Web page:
Bacteria From Beards Could Help Develop New Antibiotics

February 03,2016

Widespread use of antibiotics for conditions that don't require them has spurred mutations in bacteria strains, turning them into so-called superbugs.

As a result, some of the diseases that once were easily treatable with antibiotics, such as pneumonia and kidney infections, are becoming deadly again. But a recent lab test in Britain showed that men's facial hair is teeming with a variety of bacteria, all fighting for survival. Some of them produce substances with antibiotic properties.

"So from 20 beards we managed to isolate at least a hundred different isolates from them, and around 25 percent of these showed antibiotic activity against our indicator strain,” said Adam Roberts, senior lecturer in microbial diseases at University College London.

The research at University College London was spurred by media reports saying that there are more germs in a man's beard than on a toilet seat. These sparked a debate on whether beards are good or bad for men's health.

"We wanted to either disprove or prove that that was actually correct, and we could find no evidence of that. So we have no real conclusion to say that beards are bad for you. Likewise, we can't really say that they're good for you,” Roberts said.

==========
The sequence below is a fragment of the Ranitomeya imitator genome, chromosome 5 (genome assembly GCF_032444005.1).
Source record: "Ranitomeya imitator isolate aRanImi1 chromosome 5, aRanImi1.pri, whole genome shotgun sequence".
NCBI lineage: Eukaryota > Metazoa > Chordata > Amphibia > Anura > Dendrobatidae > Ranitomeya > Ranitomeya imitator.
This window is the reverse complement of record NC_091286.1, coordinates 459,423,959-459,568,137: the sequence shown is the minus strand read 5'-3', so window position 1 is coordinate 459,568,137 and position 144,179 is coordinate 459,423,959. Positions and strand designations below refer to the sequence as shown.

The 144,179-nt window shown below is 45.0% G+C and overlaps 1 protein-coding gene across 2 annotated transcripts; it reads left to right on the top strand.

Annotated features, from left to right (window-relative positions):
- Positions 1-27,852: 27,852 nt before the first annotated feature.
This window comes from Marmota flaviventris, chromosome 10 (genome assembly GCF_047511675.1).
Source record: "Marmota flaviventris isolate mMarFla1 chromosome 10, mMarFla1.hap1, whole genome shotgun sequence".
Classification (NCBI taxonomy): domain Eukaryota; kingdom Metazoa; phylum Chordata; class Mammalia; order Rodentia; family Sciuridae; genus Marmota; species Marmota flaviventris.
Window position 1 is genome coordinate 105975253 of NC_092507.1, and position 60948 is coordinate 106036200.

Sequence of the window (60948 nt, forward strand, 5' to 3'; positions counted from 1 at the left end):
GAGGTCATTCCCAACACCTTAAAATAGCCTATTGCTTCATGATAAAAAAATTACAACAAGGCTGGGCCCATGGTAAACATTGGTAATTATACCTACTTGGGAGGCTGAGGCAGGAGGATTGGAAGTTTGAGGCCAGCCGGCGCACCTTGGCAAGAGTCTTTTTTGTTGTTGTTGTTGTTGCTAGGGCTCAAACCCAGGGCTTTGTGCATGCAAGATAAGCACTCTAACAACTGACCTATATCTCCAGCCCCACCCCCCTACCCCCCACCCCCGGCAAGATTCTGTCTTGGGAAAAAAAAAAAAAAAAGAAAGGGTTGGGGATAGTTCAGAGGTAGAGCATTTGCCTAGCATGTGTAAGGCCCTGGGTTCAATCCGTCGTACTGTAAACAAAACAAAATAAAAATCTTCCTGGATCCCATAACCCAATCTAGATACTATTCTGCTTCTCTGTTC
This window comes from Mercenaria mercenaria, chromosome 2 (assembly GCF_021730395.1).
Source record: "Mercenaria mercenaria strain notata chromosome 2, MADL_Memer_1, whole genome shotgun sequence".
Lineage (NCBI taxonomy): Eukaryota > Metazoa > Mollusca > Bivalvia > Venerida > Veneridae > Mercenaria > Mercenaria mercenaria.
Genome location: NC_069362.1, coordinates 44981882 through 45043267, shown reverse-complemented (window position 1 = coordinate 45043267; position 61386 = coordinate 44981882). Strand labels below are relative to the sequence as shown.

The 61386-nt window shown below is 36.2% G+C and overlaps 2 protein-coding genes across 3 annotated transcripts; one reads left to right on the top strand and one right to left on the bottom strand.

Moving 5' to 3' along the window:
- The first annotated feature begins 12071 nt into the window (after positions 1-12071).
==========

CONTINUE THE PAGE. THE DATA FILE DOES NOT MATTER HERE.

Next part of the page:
Drug-resistant strains

But the tests showed that certain species of bacteria produce toxins that kill other bacteria, in one case even a particularly drug-resistant strain of E. coli, which can cause deadly diseases.

The finding is crucial at a time when existing antibiotics are less and less effective, and new ones have not been discovered. Scientists say they are testing bacteria from various sources.

"So we don't need any more beards. And we've got other samples from all over the country -- from child's trampolines, to fridges, to cats. We've now got a selection of around 50 different bacteria which can kill multiple indicator strains,” he said. “These include E.coli -- a multi-drug-resistant E.coli -- from a urinary tract infection. These include also Candida albicans [yeast infections] and MRSA [Methicillin-resistant Staphylococcus aureus]."

But don't expect a new miracle drug anytime soon. Scientists warn that properly testing and purifying a novel antibiotic is a long and expensive process, riddled with failures.